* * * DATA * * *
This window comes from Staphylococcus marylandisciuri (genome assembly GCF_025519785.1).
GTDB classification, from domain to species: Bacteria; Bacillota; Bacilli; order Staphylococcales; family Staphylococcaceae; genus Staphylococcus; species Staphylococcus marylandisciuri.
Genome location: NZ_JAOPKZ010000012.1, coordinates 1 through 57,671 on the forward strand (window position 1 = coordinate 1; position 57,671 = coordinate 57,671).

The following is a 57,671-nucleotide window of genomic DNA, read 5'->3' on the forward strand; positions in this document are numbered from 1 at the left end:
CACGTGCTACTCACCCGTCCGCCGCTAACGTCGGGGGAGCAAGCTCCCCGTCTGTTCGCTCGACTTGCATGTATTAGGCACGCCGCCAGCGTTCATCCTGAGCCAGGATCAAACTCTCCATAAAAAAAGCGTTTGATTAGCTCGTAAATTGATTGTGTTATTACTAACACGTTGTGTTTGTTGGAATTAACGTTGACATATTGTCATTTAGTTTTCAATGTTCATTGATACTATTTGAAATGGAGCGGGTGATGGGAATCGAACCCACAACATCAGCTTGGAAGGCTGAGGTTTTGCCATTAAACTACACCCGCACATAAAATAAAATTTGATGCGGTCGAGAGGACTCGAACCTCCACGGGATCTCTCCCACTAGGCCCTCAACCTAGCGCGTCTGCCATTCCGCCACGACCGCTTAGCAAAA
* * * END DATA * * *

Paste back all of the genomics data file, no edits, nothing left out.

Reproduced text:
This window comes from Staphylococcus marylandisciuri (genome assembly GCF_025519785.1).
GTDB classification, from domain to species: Bacteria; Bacillota; Bacilli; order Staphylococcales; family Staphylococcaceae; genus Staphylococcus; species Staphylococcus marylandisciuri.
Genome location: NZ_JAOPKZ010000012.1, coordinates 1 through 57,671 on the forward strand (window position 1 = coordinate 1; position 57,671 = coordinate 57,671).

The following is a 57,671-nucleotide window of genomic DNA, read 5'->3' on the forward strand; positions in this document are numbered from 1 at the left end:
CACGTGCTACTCACCCGTCCGCCGCTAACGTCGGGGGAGCAAGCTCCCCGTCTGTTCGCTCGACTTGCATGTATTAGGCACGCCGCCAGCGTTCATCCTGAGCCAGGATCAAACTCTCCATAAAAAAAGCGTTTGATTAGCTCGTAAATTGATTGTGTTATTACTAACACGTTGTGTTTGTTGGAATTAACGTTGACATATTGTCATTTAGTTTTCAATGTTCATTGATACTATTTGAAATGGAGCGGGTGATGGGAATCGAACCCACAACATCAGCTTGGAAGGCTGAGGTTTTGCCATTAAACTACACCCGCACATAAAATAAAATTTGATGCGGTCGAGAGGACTCGAACCTCCACGGGATCTCTCCCACTAGGCCCTCAACCTAGCGCGTCTGCCATTCCGCCACGACCGCTTAGCAAAA